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Entries usually include the testator's name, date of death, date of probate and registry. An exhaustive gazetteer, containing details of settlement's history, governance, churches, postal services, public institutions and more. Nothing can be more dreary than the surface and scenery in the mining districts. Austel, thence, with an interval of rich land, westward to Kenwyn, Kea, Gwenap, Stythians, Wendron, Breageon the South, and to St. The earthy parts of this are so exceedingly light, that, in a dry summer, as Dr.Also contains lists of residents with their occupation and address. Redruth, Easter Tuesday, May 2, August 3 & October 12 & a holiday fair on Whitsun Monday; market days, Tues. Agnes, Redruth, Illogan, Camborn, and Gwinear, in a straight line through Lelant, Towednack, and Morvah, to the parish of St. There are also mines to the eastward, bordering upon Devonshire, on Hengston Downs, Linkenhorn, and Caradon. The soils of Cornwall may be arranged under the three following heads: —1st. Borlase observes, the sun quickly exhales its moisture; and in a wet summer or winter much of the vegetable soil is washed from the tilled grounds. The shelfy or slaty soil, forming the second class, is by far the most prevalent, and derives its name from Laving a large proportion of the schistus or rotten slaty matter mixed with a light loam.Records include the name of the landowner, occupier, amount assessed and sometimes the name and/or description of the property. There are quarries of slate on the north and south coasts of the country; that called Dennybole, near Tintagel, is supposed to afford the finest in England. In some parts there are strata of freestone, in quality approaching to Portland stone, of great value for building, as is another stone of a coarser texture, the moor-stone or granite.It is a useful starting point for locating relevant estate records and establishing the succession of tenancies and freehold. In the western parts of the county this is so plentiful, that it presents itself to the traveller in large slabs on all the tors or rocky hills, as well as on moors and in valleys, &c. Many of the churches and gentlemen’s seats are built with this stone.An index to marriages registered throughout England & Wales. These rivers join below Kea-bridge; and after a course of eight or nine miles, meet the tide above Wade-bridge, whence the stream is navigable to Padstow Harbour.This is the only national marriage index that allows you to search by both spouse's names. On all these rivers, as well as on others of less note, great quantities of sea-sand are carried in barges for manure. —There are three waters in Cornwall which come under this description; the first in point of extent is the Looe, lying between the parishes of Sithney on the west, and Wendron on the east.Also contains a list of residents and businesses for each place. Praze (Crowan), July 15, for cattle & pleasure; a feast on the nearest Sun. If a dun or iron stonte be met with, forming a substratum, this is a fortunate circumstance, being a certain indication of the incumbent soil.A comprehensive place-by-place gazetteer, listing key historical and contemporary facts. There are some very rich and fertile patches of the loamy soils interspersed in different parts of the county, and the low grounds, declivities, banks of the rivers, and town lands, are composed of them.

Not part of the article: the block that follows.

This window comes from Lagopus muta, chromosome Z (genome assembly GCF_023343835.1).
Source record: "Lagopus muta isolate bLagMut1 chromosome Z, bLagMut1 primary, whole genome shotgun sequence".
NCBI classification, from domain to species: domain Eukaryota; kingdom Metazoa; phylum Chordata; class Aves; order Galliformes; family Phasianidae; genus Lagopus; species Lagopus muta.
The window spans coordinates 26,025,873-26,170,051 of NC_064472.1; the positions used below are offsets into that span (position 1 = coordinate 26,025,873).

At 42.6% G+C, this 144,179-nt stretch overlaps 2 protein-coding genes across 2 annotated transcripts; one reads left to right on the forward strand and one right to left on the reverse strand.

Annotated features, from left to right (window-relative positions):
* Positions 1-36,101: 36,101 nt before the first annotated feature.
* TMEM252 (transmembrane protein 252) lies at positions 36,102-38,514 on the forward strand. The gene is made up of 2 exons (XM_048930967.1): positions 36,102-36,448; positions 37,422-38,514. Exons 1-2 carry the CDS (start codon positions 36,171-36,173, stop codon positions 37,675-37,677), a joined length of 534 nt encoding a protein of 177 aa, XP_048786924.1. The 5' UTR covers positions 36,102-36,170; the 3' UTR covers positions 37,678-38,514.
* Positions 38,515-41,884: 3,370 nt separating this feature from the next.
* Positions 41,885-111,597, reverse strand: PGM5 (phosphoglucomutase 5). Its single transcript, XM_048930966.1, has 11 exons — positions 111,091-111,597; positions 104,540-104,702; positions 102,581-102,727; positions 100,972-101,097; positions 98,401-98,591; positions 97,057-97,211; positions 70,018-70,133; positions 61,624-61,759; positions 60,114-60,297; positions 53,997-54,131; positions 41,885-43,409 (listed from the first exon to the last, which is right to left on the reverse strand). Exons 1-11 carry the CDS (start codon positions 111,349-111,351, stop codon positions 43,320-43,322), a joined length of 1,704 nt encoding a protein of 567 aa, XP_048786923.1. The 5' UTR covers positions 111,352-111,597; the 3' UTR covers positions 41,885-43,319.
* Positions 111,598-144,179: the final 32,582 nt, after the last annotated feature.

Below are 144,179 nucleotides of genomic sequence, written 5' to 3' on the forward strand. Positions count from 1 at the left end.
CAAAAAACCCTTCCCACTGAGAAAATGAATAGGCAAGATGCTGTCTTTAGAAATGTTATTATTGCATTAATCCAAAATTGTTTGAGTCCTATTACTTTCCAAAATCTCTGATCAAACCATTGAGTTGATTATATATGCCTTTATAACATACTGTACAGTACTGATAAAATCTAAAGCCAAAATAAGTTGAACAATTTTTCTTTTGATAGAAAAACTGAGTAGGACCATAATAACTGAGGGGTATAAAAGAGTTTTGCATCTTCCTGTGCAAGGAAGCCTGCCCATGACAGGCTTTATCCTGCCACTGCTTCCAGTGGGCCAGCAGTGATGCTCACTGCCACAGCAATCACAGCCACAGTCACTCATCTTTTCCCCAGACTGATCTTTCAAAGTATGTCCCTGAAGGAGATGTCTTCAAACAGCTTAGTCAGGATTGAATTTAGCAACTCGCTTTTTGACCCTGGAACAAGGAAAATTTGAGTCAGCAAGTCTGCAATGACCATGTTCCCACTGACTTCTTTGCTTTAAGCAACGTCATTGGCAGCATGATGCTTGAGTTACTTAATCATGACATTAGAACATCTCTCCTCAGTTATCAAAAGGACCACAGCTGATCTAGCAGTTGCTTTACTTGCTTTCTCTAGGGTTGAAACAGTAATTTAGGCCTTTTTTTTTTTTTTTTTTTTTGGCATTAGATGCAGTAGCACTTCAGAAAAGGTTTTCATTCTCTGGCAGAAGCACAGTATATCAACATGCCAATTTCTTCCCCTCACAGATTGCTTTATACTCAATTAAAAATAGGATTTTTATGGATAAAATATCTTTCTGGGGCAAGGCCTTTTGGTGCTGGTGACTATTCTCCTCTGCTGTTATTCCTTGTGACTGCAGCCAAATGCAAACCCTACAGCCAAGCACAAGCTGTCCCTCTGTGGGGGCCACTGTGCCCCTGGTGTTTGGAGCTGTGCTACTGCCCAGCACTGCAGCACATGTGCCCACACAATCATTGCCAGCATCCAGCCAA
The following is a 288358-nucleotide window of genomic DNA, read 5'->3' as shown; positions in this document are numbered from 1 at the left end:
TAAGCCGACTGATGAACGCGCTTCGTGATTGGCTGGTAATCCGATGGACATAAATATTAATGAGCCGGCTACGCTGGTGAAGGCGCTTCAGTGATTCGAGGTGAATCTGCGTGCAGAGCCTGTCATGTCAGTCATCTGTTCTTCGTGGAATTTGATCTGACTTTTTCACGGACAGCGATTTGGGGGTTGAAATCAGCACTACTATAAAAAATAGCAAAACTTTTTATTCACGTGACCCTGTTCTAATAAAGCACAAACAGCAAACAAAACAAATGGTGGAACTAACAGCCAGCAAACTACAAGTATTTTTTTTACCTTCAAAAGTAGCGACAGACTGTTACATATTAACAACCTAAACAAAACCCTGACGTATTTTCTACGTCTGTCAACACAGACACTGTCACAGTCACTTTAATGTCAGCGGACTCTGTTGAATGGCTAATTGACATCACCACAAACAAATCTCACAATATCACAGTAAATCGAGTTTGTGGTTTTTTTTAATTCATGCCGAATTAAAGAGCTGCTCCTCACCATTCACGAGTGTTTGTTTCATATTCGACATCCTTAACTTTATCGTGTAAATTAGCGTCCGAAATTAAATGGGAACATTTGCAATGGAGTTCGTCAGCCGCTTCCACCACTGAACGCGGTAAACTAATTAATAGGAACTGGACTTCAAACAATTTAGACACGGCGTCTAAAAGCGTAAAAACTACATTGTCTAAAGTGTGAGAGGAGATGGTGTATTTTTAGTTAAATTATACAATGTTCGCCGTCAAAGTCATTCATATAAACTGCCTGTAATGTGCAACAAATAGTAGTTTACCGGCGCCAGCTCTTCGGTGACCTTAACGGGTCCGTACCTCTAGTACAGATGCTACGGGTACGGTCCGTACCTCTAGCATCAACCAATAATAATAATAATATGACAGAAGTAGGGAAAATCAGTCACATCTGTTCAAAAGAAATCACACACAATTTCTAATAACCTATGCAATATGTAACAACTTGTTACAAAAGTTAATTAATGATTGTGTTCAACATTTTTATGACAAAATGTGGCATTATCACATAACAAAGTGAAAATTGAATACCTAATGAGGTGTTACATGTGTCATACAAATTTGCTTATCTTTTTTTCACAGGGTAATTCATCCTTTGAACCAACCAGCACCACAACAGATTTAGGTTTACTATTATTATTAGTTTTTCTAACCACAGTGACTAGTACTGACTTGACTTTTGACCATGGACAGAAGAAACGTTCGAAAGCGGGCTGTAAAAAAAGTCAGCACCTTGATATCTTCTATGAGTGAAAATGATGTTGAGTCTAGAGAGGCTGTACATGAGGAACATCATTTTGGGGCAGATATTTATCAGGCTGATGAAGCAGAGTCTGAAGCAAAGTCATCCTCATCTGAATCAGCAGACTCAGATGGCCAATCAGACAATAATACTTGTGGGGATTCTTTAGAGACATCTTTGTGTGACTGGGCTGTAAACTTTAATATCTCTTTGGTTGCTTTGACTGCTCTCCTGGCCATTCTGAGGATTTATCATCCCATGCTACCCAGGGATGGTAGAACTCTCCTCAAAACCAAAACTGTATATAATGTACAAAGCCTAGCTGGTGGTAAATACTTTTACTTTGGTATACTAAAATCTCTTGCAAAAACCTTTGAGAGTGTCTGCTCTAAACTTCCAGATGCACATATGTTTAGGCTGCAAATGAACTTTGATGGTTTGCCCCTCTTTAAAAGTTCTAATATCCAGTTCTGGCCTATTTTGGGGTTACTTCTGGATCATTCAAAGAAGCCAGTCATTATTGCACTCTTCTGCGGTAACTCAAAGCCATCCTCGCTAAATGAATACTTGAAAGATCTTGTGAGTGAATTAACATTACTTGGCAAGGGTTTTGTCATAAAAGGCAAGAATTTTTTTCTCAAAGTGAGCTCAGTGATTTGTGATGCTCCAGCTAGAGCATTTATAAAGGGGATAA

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Contains details on local schools, churches, government and other institutions. This is commonly called soap rock; it is soft, and of various colours; the purest white is most coveted for porcelain; and from the parish of St.

Records include the name of the landowner, occupier, amount assessed and sometimes the name and/or description of the property. In some places it is found a few inches under ground like a close pavement; and, till these stones can be eradicated by digging, ploughing, or picking, it is thought little hopes of success can be entertained even from the best modes of cultivation. This stone also makes a good facing for fences, and, from its angular, rough surface, forms a safe pavement in pitchwork.

It is a useful starting point for locating relevant estate records and establishing the succession of tenancies and freehold. Another stone very general throughout Cornwall is distinguished by the name of killas, though Dr.

Most records cover 1798, but some extend up to 1811. It is wrought into columns eight or ten feet long, which are used as supporters to sheds and out-houses, as gateposts, and bridges over rivulets; and is also the material of common rollers, malting troughs, salting and pig troughs; in short it is a highly useful stone, and forms an article of commerce.

Poll books record the names of voters and the direction of their vote. Of this stone there are several sorts; but, besides stones of use, Cornwall affords many of ornaments; such are some of the marbles, pebbles, flints, serpentine or porphyry, talc, stalactites, and the asbestos and small gems.

Until 1872 only landholders could vote, so not everyone will be listed. The curious investigator of fossils will discover a great variety of these, many of them beautiful in colour; and some clear and transparent, which have obtained the name of Cornish diamonds. Iron, lead, and even gold and silver are mentioned among its metallic productions. Borlase observes, can employ and subsist “a people without mining; but mining can do neither without husbandry.” The Doctor wrote his observations about fifty years ago; agriculture has since been more attended to.